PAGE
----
TheChinatown/International Districtonce housed thousands of working people in hundreds of small rooms in residential hotels. These single room occupancy or SRO hotels were viable and affordable housing options for almost 100 years. But starting the 1970’s new ordinances forced the shuttering of many of these hotels. If you look up from your wandering in the International District today, you will see many of the windows in the uppers floors boarded up.
With the booming Seattle economy, these buildings are now being rehabbed, but the rents are usually market rate, unless the developer is a non-profit. So going forward, the working poor, in dire need of affordable housing, won’t find many options in a neighborhood they once dominated.
Marie Wong, Seattle University associate professorin theInstitute of Public Service and the Asian Studies Program and Public Affairs, studies Pan-Asian districts across America. She is worried about the future of Seattle’s International District. She has documented the history of these SRO’sin the district in her new book, “Building Tradition: Pan-Asian Seattle and Life in the Residential Hotels.”
We toured the district to get a feel for its past, present and future.
It’s a nice long walk and wander. I’ve broken it into two episodes, both around an hour each.
If you want to jump around, here is an annotated list of listening spots to land on along the way.
00:00 Meeting on the street, talking about writing, journalism and the noisy streets.
9:32 We started our tour at the 100 year plus Kong Yick Buildings, flagship buildings of the final, historic Chinatown District.
9:52 The first core of Chinatown was at First and Yesler and why it moved into its current location.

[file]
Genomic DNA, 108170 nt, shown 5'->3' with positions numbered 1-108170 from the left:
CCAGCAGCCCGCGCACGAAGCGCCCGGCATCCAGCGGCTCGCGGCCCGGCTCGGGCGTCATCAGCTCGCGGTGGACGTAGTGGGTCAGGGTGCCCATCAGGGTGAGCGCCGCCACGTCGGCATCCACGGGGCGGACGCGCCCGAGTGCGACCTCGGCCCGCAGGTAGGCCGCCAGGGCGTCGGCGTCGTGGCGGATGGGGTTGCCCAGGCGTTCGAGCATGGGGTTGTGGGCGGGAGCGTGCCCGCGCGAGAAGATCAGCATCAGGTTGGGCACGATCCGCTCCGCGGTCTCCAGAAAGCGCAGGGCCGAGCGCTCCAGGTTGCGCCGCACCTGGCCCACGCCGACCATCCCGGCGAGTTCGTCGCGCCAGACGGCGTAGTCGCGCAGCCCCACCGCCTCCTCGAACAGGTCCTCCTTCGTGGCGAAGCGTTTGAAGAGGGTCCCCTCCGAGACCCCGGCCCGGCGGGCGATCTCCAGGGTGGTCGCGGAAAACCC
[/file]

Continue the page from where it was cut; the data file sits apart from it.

13:00 Developing a Chinatown that won’t move and becomes the conscious execution of Chinese America communities are constructed in Seattle.
14:00 The building of the first SRO’s by the Chinese Free Masons.
15:48 The recessed balconies reveal that Chinese associations built and occupied the buildings. The traces of histories in the buildings.
17:36 The histories of the East and West Kong Yick Buildings and Corporation.
20:26 Can the small businesses housed in Kong Yick as well as other former SRO’s survive?
24:21 The Ozark Hotel Ordinances and how they changed Seattle housing.
27:16 In the 2000’s a renovation for these buildings began- most at market rate
29:00 Restoring these buildings costs between 24-26 million. Developers either partner with community non-profits or charge market rates.
30:20 What was a typical SRO building and room. 350 different SRO’s in downtown Seattle area.
33:15 John Okada, author of “No-No-Boy grew up in Japantown.”
33:42 Wong feels blessed to have met so many people who grew up in the district.
34:35 The district is changing as city’s 1970’s and 2014 housing ordinances reclassify buildings forcing more closures and changing the district with even more impact than even the WW2 incarcerations.
39:06 SRO’s seen by elites as substandard historically and still today even as they are seen as good housing options in some cities. But Wong feels the city council has regulated the city out of affordable options. The money spent and taxes assessed have to filter back into the community.
45:02 Residential Hotel buildings were zero lot lines. Look up to differentiate one building, and its history, from the next. Compare the New Pacific and the Panama hotel.
46:00 We gaze at boarded up buildings. Is the district losing its identity?
47:30 The district entices developer who see the opportunity for higher rents next to the booming downtown core.
50:00 Imagine the district in the 1900’s. It was a boom time for construction of unique SRO’s, like the Milwaukee Hotel, redeveloped by James Koh. Now SRO’s style is persona non grata in many neighborhoods.
55:00 There are light-wells inside most of these half block sized buildings.
56:00 The businesses in the Milwaukee Hotel are emblematic of the new ID.
57:28 Bob Santos, hero of the district.
59:00 Will older Asian-American districts disappear? Will new districts arise?